Teaching children true gratitude can be done through small changes, but it has a list of big benefits for our children’s wellbeing.
Gratitude is an appreciation of what we have been given and an acknowledgement of what that gift, be it tangible or not, brings to our lives. But why is gratitude so important for children to practice? Positive psychology research from Harvard Health has shown gratitude to be ‘strongly and consistently associated with greater happiness’, meaning that if we can learn gratitude in its truest form, the benefits can spread to other areas of our lives and make us happier people.
When gratitude is practiced by children, they can become happier and more satisfied at school, build more meaningful relationships with others and most importantly take this appreciation and positivity into adolescence and adulthood.
When even adults can struggle with the concept of true gratitude, how can we teach our children to have this type of appreciation for the world around them, particularly around the holiday season? We have five simple ways to introduce gratitude to your children.
1. Model Gratitude Yourself
Children make sense of the world around them through the actions of the grownups in their lives. Parents, teachers, siblings and more all play a part in showing kids how to behave by design. Practicing what you preach is a sure fire way to help make way for a mindset of gratitude in your home. Simply talking about the day to day things you appreciate, no matter how small, or asking your kids to tell you what they are thankful for that day will set the wheels in motion.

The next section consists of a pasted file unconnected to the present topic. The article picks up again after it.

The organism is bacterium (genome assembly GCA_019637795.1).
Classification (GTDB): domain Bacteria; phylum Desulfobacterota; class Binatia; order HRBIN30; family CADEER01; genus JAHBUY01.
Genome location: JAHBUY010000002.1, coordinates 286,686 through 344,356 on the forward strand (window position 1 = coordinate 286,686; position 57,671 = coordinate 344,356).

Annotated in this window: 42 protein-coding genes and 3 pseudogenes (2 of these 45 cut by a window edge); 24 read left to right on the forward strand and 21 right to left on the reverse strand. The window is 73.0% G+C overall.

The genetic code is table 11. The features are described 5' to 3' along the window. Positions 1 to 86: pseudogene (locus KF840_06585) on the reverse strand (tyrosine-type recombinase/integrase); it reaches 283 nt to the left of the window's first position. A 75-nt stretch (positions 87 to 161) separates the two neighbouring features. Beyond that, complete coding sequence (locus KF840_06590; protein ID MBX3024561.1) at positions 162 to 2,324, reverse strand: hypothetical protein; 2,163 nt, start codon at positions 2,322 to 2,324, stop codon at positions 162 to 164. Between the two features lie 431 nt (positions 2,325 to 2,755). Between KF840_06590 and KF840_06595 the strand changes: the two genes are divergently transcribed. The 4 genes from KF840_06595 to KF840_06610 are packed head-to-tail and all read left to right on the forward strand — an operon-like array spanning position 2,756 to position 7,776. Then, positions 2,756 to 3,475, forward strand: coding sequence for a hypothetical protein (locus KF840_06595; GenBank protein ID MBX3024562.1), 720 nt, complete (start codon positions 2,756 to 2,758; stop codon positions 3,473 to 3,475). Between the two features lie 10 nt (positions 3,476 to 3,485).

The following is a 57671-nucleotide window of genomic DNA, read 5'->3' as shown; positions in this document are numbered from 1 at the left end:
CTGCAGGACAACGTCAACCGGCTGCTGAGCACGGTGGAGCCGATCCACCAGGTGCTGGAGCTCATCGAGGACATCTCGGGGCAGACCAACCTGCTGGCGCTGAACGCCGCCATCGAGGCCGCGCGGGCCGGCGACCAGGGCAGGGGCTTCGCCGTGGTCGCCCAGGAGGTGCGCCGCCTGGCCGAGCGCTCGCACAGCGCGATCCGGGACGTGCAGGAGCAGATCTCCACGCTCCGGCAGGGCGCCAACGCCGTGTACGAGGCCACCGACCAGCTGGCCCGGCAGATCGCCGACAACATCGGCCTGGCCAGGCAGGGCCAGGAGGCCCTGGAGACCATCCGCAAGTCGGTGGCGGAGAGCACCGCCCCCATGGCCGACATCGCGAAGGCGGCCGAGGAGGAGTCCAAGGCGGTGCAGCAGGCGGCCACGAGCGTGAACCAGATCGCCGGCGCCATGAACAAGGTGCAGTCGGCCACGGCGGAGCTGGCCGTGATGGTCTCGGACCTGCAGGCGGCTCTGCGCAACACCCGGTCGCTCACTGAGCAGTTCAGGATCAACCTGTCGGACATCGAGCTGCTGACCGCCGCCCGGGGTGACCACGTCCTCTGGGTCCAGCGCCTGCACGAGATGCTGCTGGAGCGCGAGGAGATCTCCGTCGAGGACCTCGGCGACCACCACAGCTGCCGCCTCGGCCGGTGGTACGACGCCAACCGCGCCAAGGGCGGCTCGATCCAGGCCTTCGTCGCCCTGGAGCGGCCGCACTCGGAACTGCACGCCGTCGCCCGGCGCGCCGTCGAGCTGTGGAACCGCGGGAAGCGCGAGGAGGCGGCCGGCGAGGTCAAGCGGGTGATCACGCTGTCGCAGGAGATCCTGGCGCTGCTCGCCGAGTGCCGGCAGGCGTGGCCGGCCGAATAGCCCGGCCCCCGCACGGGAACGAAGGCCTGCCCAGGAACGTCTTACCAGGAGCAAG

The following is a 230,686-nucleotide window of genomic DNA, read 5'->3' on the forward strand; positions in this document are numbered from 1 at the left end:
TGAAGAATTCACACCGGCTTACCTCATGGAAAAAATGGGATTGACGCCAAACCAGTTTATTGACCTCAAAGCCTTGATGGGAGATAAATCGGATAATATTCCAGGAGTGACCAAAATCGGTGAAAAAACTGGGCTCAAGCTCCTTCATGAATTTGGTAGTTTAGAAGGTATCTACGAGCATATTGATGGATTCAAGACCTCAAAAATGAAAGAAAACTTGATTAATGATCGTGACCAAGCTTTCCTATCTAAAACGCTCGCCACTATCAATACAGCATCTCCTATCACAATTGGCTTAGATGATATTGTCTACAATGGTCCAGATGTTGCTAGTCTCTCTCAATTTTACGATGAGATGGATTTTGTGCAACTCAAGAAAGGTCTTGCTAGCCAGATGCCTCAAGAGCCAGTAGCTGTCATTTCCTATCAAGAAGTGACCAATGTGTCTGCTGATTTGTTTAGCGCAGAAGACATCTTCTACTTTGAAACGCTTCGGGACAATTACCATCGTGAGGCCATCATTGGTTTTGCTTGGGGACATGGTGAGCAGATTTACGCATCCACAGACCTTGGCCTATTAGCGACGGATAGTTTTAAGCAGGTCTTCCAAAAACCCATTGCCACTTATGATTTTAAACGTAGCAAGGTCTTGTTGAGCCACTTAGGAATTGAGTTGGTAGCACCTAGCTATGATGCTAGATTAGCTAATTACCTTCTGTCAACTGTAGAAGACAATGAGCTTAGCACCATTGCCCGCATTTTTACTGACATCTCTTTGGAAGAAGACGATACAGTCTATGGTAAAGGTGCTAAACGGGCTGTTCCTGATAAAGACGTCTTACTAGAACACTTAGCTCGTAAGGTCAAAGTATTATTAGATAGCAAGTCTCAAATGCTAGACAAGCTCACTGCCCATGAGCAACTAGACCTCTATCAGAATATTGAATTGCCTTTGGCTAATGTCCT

2. Give to Those You Love
Being generous to others involves considering someone else feelings, thinking about what they’d like and how they might appreciate something nice from us – just as we do when the roles are reversed! To encourage this, a fun activity around the holiday season is for kids to write a second present list; one with gifts that they’d like to give to people they love.
3. Encourage Mindfulness
Part of practicing mindfulness is being aware of how we feel and the positives we have in the moment, rather than looking ahead at what we might have in the future or back to the past. Taking time to appreciative what’s around us in the moment encourages gratitude, and Jaime’s mindful walk is a really simple way to introduce this idea of appreciation to children.
4. Donate to Others
As kids grow out of old toys and receive new ones during birthdays and Christmas, a lovely tradition to introduce is choosing old toys to donate to charity. It’s not always easy for children to let go of their toys, but doing this will help them consider others whilst having a greater appreciation for the wonderful new toys they have received! This can be something that you do together; the act of picking out a couple of their possessions to bring joy to other children will not only encourage gratitude but also compassion too.
5. Share Thank-You Notes
When you receive a present, or when someone simply does something with your happiness in mind, thanking them by writing a note not only shows your gratitude but also helps build the meaningful relationships you have with the people close to you. Encouraging children to do the same either by writing a short note or drawing a picture thanking that person, gives them time to appreciate the gesture. Getting into the habit of sharing this type of small token of thanks will help develop a sense of gratitude they will take with them into their adult life.
How do you encourage appreciation in your children either at home or school? We’d love to hear what you’ve found whilst teaching your kids to be thankful.